Sat 26 September 2020

Official watchdog reveals the haemorrhaging of taxpayers’ money and the draining of resources from public services reports Stephen Delahunty.

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The hypocrisy of the Government’s spending on Brexit has been laid bare in a new report by the National Audit Office (NAO) that reveals a withdrawal process drowning in red tape, departments wasting hundreds of millions of pounds on experts, and having to divert funds away from existing departmental budgets. 

The Chair of the Committee of Public Accounts has also slammed the Treasury for its lack of transparency after the NAO revealed the Government has spent at least £4.4 billion pounds preparing for Brexit.

The NAO examined how much government departments have spent preparing for the UK’s exit from the EU and what the money was spent on. It found departments spent at least £4.4 billion of the £6.3 billion made available for exiting the EU by January 31st this year.

Since June 2016, work has been undertaken to prepare for both a ‘deal’ and ‘no deal’ scenarios – £1.9 billion was on staffing costs, £288 million on expertise and external advice, and £1.5 billion on activities such as building new systems and infrastructure.

While departments spent a £1 billion less up to 31 January 2020 than their allocation for the 2019/20 financial year, some have had to supplement their Brexit plans from existing departmental budgets, taking vital resources away from already stretched budgets impacted by a decade of austerity.

Eleven of the eighteen central government departments spent more than their allocation in 2017/18 and twelve in 2018/19. Departments estimate that £301 million of expenditure on EU Exit preparations was funded from existing departmental budgets.

The Treasury has made £2 billion of additional funding available to departments in 2019-20 specifically for ‘no-deal’ preparations. However, assuming the prospect of no deal being diminished, spending has been scaled down.

Post-Brexit Red Tape

Iain Duncan Smith was one of a slew of Conservative politicians who declared that EU red tape was choking the UK, and Brexit would ‘set Britain free’ from the shackles of Brussels.

It may, therefore, come as a surprise to the former work and pension secretary to hear that the NAO recorded over 22,000 staff working on EU withdrawal plans at its peak in October last year. This included more than 1,500 people who were moved from within the government to prepare for a possible “no-deal” exit.

Far from cutting red tape, the Government announced earlier this week that it will need to hire an additional 50,000 people in the next six months just to process Brexit paperwork at the UK’s borders.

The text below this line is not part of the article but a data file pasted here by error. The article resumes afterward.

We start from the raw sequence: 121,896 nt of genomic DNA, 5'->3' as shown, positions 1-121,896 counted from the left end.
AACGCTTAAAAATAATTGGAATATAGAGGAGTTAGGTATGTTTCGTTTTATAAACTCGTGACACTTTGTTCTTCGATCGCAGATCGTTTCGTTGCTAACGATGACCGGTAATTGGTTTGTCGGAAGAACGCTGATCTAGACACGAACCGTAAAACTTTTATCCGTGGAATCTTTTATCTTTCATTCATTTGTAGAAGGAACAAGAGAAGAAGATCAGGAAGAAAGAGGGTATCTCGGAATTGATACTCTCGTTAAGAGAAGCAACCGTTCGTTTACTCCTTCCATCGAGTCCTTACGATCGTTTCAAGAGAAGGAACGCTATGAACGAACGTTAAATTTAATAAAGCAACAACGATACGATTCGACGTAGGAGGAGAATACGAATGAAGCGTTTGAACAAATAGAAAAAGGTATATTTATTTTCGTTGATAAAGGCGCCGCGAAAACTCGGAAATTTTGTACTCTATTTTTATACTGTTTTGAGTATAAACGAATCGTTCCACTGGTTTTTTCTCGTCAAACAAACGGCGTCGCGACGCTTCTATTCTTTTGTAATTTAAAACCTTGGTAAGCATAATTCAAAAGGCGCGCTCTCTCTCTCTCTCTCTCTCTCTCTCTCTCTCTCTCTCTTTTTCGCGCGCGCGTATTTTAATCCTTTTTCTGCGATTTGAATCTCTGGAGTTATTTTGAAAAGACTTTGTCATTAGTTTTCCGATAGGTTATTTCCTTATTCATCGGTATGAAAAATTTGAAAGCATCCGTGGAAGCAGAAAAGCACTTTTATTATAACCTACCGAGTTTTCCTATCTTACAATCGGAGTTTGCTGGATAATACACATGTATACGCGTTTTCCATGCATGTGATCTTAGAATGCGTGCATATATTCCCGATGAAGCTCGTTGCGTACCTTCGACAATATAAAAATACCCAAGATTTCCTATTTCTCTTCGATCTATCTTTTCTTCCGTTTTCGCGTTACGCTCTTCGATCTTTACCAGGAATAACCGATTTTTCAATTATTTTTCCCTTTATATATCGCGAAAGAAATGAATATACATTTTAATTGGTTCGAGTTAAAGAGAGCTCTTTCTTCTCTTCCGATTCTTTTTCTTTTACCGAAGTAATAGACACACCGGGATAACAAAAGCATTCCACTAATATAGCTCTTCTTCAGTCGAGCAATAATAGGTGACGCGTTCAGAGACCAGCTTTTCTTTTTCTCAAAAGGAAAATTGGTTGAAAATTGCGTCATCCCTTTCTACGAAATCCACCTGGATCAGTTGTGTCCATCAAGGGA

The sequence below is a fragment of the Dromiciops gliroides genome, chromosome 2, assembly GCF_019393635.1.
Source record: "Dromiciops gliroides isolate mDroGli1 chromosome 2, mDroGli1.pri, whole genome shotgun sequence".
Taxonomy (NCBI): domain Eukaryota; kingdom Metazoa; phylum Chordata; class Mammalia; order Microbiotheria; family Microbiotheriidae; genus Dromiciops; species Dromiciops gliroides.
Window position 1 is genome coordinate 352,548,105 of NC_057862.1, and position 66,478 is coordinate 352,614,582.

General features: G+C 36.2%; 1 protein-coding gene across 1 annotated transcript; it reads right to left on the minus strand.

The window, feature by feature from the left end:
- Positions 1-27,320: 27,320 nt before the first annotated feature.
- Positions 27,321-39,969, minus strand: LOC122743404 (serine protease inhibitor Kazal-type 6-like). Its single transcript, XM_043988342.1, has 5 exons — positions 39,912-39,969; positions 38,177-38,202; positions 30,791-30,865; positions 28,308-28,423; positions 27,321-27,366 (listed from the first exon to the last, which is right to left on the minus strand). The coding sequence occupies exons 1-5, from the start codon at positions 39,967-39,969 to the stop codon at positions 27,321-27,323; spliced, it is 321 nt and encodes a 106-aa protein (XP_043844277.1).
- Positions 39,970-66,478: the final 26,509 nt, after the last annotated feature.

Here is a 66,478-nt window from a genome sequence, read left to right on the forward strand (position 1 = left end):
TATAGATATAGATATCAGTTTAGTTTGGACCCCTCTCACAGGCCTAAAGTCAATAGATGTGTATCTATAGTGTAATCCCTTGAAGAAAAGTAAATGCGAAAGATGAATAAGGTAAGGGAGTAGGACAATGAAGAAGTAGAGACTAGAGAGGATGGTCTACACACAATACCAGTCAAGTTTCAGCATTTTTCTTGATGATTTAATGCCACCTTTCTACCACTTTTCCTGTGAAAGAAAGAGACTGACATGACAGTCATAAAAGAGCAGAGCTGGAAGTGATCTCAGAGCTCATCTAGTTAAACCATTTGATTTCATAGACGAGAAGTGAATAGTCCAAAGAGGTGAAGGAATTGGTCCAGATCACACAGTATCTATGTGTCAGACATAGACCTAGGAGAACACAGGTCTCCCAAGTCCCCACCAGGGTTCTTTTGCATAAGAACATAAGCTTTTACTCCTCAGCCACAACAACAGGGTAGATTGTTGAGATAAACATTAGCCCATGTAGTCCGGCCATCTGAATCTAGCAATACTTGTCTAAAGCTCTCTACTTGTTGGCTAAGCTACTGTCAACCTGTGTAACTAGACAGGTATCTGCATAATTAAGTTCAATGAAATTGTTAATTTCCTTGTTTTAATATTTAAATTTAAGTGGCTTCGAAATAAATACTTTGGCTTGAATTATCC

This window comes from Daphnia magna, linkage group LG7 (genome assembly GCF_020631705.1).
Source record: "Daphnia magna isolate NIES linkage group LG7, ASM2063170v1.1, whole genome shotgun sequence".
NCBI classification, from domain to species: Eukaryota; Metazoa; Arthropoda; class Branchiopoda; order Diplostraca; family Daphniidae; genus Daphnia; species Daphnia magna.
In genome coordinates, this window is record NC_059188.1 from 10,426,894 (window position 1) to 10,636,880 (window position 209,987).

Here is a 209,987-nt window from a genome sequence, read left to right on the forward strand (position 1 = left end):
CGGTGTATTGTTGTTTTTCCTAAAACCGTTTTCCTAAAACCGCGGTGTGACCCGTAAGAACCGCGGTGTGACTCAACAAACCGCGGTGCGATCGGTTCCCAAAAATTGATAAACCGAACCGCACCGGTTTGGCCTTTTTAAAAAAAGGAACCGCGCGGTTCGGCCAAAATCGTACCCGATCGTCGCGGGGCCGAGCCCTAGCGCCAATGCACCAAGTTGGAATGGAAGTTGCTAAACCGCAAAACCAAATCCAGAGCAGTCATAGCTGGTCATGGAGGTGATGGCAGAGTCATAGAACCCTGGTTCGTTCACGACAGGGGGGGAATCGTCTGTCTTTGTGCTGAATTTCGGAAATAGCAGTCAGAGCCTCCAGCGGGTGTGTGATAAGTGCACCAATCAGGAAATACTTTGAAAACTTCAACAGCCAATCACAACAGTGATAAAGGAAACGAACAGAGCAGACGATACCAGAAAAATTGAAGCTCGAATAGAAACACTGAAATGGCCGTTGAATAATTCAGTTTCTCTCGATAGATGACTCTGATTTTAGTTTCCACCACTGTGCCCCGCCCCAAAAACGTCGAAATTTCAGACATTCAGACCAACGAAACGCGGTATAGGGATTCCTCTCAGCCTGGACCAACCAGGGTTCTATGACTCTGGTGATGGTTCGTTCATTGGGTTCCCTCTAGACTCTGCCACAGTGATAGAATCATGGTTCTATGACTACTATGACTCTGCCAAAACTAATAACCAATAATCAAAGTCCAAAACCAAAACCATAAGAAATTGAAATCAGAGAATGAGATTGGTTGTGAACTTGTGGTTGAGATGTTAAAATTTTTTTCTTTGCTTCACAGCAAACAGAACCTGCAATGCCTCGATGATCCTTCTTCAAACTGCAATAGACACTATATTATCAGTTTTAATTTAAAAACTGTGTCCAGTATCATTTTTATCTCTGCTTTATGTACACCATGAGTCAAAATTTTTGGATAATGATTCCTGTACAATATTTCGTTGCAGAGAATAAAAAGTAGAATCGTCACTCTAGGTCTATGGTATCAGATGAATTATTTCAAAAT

Organisations like the Road Haulage Association have warned that the number of declaration forms for tariffs alone will rocket from the current 50m a year to 200-250m a year. Additionally, exit and entry forms introduced after the 9/11 terror attack in New York to ensure safety on ferries and planes will involve another 100-125m form being processed every year.

Arm’s-length government bodies also received £442 million in funding to prepare for the UK’s exit. Defra alone gave £111 million to the Rural Payments Agency, the body responsible for administering the EU’s Common Agricultural Policy schemes in England. 

In addition, local government organisations also received £104 million in funding from departments to prepare for a range of EU Exit scenarios.

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Talks of a “Brexit dividend” have proven unwarranted in the face of losses already totalling £92m in specific withdrawal costs, which includes the transport department’s £50m payments to ferry companies, one of which had no ships, and £33m in court payments after Eurotunnel sued the Department for Transport over its handling of contracts to provide extra freight capacity.

Head of the NAO Greg Davies said: “Producing this report has highlighted limitations in how the government monitored spending on EU Exit specifically, and cross-government programmes more generally. Our previous work has recommended that the government continues to improve the way it plans and allocates money, linking spending to objectives.”

Had Enough of Experts?

Cabinet office minister and prominent Leave campaigner Michael Gove was one of several prominent Brexiteers to explicitly state “people in this country have had enough of experts” as many business leaders, economists and trade bodies waded into the Brexit debate with gloomy industry forecasts if Britain left the EU.

However, that hasn’t stopped his department alone spending £33m on experts since June 2016. The Department for Business, Energy and Industrial Strategy topped the list, wasting £51m pounds of taxpayers cash on advice the country had supposedly had enough of, followed by Defra, and HMRC.

Labour MP for Hackney South and Shoreditch Meg Hillier is the Chair of the Committee of Public Accounts.

She said: “At least £4.4 billion was spent, and 22,000 staff worked on EU Exit preparations. The number of senior civil servants is now 9 per cent higher than in 2010, with 12 per cent of all senior civil servants working on EU Exit roles.  

“The public has been kept in the dark as to what the government has been doing. Data is limited, and the Treasury seems unconcerned by the lack of transparency.” 

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